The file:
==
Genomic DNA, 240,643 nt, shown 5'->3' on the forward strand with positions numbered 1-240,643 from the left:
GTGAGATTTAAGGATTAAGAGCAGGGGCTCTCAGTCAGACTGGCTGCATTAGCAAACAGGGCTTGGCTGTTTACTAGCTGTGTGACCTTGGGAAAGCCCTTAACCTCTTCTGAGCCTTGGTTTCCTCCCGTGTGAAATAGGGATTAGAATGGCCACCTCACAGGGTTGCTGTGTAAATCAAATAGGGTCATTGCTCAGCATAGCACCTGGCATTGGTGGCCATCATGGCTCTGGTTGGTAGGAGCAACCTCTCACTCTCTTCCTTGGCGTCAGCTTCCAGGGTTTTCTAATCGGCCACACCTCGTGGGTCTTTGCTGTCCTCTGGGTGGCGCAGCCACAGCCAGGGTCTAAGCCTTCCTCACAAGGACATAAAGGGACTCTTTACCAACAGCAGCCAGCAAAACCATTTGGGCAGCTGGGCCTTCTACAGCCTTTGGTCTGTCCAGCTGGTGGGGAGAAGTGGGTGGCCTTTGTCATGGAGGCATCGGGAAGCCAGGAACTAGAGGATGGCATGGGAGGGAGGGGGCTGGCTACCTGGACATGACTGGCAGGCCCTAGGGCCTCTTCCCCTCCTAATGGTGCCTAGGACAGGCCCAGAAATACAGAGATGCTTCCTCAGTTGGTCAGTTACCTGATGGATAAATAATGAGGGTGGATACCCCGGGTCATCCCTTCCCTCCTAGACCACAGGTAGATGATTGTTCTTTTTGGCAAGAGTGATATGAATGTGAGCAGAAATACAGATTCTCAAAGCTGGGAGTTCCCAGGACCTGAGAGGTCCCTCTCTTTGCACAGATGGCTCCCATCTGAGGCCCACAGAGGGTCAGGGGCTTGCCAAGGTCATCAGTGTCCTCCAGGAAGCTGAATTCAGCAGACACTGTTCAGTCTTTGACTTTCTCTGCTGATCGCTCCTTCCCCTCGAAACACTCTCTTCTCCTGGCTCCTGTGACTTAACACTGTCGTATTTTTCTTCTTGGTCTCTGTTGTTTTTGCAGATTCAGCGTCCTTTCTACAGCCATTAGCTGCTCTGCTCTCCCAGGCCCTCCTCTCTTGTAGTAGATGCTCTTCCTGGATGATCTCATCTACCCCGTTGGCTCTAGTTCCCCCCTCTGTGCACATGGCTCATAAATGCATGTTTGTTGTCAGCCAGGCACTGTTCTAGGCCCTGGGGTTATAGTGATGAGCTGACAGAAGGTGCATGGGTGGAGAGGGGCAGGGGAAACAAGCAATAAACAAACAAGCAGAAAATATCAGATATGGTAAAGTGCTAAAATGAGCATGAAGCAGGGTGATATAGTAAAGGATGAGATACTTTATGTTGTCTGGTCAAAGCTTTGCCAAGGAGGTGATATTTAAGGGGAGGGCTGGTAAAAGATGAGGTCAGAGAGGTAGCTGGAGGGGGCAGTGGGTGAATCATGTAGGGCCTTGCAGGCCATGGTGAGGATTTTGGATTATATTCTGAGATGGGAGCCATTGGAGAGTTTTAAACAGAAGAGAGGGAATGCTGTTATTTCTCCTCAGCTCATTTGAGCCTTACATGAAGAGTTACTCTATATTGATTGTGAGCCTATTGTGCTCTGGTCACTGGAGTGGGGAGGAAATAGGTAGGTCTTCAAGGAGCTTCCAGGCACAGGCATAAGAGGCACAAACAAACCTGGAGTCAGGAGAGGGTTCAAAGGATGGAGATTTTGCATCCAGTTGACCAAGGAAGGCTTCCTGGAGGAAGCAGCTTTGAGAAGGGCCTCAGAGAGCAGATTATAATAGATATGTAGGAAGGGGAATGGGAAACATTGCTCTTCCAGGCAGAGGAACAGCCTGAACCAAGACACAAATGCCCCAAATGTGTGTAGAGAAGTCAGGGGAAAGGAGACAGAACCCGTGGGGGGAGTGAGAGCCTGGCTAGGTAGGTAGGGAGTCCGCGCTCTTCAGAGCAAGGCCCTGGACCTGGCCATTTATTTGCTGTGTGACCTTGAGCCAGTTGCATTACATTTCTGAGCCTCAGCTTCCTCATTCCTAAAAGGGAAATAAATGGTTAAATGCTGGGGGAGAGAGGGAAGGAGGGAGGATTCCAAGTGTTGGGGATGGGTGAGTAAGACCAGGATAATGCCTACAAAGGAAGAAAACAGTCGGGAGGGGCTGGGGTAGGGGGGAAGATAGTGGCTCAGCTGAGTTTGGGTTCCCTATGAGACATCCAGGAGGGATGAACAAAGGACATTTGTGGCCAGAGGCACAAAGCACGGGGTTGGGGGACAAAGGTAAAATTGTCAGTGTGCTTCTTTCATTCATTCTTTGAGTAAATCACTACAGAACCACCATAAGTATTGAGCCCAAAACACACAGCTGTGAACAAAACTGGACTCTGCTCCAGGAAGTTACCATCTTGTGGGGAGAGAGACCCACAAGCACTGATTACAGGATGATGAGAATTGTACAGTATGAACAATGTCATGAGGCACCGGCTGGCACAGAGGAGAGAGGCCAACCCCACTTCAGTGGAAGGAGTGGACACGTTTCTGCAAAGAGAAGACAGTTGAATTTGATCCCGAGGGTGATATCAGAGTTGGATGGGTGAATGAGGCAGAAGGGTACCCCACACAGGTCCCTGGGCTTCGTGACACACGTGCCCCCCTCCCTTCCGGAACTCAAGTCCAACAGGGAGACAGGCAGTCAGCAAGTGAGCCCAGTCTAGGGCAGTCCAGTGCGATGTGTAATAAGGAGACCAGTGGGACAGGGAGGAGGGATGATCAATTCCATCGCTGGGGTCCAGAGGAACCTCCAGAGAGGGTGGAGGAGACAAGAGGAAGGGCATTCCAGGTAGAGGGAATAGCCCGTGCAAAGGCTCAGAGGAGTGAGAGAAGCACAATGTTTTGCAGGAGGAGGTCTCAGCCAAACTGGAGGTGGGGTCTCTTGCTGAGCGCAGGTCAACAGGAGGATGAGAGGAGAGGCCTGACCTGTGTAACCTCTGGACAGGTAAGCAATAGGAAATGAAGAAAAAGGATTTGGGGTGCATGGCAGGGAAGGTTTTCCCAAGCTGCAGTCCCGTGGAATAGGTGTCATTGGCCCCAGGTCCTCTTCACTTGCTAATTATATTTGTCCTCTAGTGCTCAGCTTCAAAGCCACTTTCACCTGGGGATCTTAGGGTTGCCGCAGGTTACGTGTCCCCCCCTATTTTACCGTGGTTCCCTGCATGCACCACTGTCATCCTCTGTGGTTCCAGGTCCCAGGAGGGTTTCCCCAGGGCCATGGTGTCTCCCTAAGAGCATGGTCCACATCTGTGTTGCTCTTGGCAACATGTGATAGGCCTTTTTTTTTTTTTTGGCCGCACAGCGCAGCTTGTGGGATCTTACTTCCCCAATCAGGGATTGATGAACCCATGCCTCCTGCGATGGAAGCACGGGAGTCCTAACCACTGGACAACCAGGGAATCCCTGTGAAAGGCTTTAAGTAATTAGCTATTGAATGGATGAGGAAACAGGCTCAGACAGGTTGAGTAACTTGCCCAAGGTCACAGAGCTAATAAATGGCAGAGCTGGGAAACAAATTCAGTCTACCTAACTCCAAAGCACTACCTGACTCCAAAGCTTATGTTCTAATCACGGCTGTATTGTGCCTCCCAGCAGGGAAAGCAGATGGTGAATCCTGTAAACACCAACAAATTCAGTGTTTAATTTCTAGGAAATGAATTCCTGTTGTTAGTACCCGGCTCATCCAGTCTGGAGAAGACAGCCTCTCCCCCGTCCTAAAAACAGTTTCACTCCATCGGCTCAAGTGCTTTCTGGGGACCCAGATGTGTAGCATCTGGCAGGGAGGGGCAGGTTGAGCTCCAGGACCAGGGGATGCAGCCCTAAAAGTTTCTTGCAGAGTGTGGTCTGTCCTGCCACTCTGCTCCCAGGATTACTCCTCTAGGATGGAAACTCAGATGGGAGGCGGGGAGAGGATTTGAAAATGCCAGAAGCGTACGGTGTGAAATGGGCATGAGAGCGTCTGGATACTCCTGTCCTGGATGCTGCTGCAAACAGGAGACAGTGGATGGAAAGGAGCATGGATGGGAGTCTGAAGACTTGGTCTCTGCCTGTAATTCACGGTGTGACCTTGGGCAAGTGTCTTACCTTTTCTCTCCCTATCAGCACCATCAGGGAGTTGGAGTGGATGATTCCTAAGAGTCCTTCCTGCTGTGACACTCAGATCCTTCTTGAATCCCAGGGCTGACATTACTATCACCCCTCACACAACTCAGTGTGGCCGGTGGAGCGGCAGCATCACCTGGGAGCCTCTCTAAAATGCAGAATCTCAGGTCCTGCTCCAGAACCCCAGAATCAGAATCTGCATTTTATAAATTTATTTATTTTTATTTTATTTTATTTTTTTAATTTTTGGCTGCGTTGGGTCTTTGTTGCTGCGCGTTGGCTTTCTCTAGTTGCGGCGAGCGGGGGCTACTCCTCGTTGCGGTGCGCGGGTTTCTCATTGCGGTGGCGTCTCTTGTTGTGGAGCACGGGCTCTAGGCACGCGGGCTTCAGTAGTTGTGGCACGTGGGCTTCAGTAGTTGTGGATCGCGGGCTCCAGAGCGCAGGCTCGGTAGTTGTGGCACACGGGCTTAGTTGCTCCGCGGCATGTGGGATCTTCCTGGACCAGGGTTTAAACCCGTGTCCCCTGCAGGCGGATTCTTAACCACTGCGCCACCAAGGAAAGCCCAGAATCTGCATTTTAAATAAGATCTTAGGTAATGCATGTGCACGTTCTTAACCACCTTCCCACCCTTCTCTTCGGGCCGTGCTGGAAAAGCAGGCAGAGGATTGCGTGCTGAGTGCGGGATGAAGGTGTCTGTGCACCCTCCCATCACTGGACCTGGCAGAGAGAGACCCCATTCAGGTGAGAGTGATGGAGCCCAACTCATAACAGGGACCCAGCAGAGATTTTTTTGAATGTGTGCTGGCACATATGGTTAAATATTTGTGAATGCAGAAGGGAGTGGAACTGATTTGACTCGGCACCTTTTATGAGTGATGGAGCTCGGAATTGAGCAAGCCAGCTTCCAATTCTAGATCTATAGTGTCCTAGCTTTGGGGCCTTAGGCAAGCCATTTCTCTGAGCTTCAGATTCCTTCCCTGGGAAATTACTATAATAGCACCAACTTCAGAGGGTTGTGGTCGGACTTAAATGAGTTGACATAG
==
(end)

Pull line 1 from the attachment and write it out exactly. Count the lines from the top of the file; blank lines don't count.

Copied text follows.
Genomic DNA, 240,643 nt, shown 5'->3' on the forward strand with positions numbered 1-240,643 from the left: